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Bitcoin’s dominating presence tends to drown out its contenders. But there are actually quite a few digital currencies that investors should be paying attention to.
Over the past couple of months, Litecoin has skyrocketed alongside its digital currency peers.
It became the third currency investors could purchase on popular digital currency exchange, Coinbase. And now, a hyped up digital currency public has some questions.
1. What is Litecoin?
2. How is it better than Bitcoin?
Over the course of this report, we will answer those questions. It’s best to start at Litecoin’s humble beginnings.
What is Litecoin?
In October 2013, former Google engineer Charles Lee introduced the world to a new altcoin: Litecoin.
The coin was introduced as the “silver” to Bitcoin’s “gold,” with Lee promising the digital currency would fix many of Bitcoin’s problems.
Litecoin is currently the fifth biggest currency, with a market cap of $1,782,973,718 billion. This makes it one of Bitcoin’s most aggressive competitors. If you are evaluating the two currencies from the surface, they could be twins — sharing dozens of valuable characteristics.
Like Bitcoin, Litecoin was created to provide a peer-to-peer transaction system. It allows individuals to make payments or transactions anywhere in the world without incurring fees.
Litecoin also operates as a global currency, eliminating the need to adjust value if you are exchanging money internationally.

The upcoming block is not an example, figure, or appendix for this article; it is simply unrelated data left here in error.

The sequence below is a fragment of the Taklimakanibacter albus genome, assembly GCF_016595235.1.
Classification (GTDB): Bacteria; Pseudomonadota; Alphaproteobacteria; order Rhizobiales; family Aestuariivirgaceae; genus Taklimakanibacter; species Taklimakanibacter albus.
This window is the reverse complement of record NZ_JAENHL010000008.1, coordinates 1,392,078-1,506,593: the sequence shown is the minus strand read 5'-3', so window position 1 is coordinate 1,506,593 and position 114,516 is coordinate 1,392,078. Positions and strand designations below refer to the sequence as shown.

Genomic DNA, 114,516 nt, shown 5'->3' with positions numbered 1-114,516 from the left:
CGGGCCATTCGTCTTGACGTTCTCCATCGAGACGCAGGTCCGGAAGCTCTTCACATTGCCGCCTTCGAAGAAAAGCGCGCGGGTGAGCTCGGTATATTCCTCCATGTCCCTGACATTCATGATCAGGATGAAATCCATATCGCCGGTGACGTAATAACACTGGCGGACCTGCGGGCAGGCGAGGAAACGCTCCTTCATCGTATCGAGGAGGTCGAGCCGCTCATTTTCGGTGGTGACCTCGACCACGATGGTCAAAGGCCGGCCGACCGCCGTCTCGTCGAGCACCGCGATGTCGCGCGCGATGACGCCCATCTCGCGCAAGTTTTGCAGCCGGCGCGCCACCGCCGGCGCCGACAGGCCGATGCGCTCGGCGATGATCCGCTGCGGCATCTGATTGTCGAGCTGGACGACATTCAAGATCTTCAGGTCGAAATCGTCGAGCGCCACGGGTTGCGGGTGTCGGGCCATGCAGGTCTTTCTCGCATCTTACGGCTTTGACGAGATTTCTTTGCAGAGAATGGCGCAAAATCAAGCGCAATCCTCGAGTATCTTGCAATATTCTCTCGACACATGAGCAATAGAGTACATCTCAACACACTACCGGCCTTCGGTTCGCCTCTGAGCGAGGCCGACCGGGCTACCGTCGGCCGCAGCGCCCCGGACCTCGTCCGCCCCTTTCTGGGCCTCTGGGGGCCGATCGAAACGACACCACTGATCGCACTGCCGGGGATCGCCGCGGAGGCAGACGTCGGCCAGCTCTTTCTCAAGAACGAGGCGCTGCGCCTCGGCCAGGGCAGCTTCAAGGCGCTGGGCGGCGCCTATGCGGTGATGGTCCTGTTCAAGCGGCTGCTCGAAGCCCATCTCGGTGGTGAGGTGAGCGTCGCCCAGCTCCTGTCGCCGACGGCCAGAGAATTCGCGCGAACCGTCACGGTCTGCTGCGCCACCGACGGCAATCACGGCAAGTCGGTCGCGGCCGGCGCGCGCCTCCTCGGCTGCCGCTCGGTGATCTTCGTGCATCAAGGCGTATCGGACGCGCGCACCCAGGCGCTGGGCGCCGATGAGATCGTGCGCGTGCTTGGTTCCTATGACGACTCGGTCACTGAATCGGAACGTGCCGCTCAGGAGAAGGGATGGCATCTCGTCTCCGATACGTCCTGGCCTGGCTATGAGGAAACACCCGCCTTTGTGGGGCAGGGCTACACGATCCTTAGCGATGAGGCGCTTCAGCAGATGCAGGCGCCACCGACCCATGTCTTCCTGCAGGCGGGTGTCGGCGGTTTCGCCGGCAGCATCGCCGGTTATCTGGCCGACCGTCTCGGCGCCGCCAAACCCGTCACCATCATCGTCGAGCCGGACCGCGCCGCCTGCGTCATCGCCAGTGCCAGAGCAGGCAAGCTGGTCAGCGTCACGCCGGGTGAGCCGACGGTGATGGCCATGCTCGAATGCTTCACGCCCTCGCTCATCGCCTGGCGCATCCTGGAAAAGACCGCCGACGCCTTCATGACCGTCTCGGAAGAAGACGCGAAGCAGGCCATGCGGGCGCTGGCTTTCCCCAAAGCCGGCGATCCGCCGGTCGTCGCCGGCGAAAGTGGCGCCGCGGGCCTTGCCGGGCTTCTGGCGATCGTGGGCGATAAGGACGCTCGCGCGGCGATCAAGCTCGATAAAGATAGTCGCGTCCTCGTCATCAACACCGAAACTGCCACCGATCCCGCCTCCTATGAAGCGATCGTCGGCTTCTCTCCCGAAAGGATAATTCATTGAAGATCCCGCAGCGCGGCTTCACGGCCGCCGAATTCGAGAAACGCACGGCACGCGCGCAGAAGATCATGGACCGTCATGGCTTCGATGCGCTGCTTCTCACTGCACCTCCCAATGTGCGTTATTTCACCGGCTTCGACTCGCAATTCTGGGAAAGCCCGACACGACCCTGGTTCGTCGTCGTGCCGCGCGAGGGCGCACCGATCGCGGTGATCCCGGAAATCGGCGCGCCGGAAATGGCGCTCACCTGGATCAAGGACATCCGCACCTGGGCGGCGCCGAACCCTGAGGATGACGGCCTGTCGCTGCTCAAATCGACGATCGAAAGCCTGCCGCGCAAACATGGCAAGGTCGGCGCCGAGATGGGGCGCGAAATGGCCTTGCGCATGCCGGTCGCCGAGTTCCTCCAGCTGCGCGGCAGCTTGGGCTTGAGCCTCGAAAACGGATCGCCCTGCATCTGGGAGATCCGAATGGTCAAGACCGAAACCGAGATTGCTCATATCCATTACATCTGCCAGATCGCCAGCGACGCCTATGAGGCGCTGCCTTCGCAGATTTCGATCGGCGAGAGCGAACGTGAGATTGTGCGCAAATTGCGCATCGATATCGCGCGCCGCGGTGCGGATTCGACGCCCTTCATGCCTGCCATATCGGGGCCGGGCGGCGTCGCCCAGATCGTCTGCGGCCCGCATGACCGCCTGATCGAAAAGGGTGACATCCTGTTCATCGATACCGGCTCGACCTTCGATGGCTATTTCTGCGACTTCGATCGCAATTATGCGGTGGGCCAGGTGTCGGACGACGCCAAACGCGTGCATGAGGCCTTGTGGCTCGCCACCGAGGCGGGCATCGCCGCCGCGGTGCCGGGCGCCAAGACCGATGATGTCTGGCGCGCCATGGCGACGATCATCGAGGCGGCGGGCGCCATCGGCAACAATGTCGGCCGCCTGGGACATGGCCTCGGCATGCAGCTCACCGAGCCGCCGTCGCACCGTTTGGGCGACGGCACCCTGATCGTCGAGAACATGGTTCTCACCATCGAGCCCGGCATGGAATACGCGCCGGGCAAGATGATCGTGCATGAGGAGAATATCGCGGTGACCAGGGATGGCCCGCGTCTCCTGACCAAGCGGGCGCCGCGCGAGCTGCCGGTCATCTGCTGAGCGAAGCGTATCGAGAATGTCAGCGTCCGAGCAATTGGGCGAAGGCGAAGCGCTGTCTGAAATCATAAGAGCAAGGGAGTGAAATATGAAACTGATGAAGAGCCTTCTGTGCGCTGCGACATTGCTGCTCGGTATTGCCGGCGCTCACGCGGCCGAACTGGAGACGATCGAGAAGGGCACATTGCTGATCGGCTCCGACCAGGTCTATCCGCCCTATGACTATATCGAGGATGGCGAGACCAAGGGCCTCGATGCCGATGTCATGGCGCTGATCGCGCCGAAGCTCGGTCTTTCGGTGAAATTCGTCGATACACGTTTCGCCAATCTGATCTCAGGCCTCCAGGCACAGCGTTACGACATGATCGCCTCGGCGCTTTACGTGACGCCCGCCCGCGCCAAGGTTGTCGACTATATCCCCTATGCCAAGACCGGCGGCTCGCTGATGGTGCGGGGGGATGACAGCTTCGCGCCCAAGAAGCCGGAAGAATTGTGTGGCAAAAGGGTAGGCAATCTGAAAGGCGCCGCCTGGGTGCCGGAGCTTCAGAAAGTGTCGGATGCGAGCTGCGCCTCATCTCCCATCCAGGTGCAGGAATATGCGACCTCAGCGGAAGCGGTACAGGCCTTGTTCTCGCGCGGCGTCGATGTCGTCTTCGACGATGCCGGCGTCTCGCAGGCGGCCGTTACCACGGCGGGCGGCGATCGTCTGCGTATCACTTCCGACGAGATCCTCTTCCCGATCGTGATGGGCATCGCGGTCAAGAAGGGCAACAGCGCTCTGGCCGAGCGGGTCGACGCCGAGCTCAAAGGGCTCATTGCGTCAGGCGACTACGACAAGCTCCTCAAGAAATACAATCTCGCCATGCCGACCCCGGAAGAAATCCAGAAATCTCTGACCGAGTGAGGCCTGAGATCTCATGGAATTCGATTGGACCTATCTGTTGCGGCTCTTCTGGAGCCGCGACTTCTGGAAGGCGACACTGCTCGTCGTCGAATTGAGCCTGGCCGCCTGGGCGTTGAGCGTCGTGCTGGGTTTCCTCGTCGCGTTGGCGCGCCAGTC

And, like Bitcoin, Litecoin is decentralized. There is no centralized authority, building, or headquarters. The currency flows freely on the internet.
This means it is far more secure than paper currency. And since no government can regulate it or overproduce it, Litecoin’s value rests in the hands of the people.
Like almost all digital currencies, Litecoin is produced through a process called “mining.”
Miners use computers to process Litecoin transactions, which are presented as algorithms the computers must solve.
When the computers solve the problems, more Litecoins are added to the network and the miners are rewarded with their shares.
The mining process and the currency’s finite cap shield Litecoin against hyperinflation. It also allows the currency to regulate itself.
Every time a transaction is verified, the network becomes more secure.
It is clear that Bitcoin and Litecoin are similar in many ways, but they are also very different.
And it is from those differences that Litecoin gleans its value as a digital currency.
Why Litecoin is Unique
Bitcoin was the first digital currency in the world, and this has given it a leg up in the competition. But Bitcoin’s early arrival is also the source of many of its shortcomings.
Today the developers behind major digital currencies have identified Bitcoin’s weaknesses and altered their currencies to fix the issue.
This means that even though Bitcoin was the first technology to use certain technologies — specifically a groundbreaking network called blockchain — the currencies that followed may use that technology more efficiently.
The Better Blockchain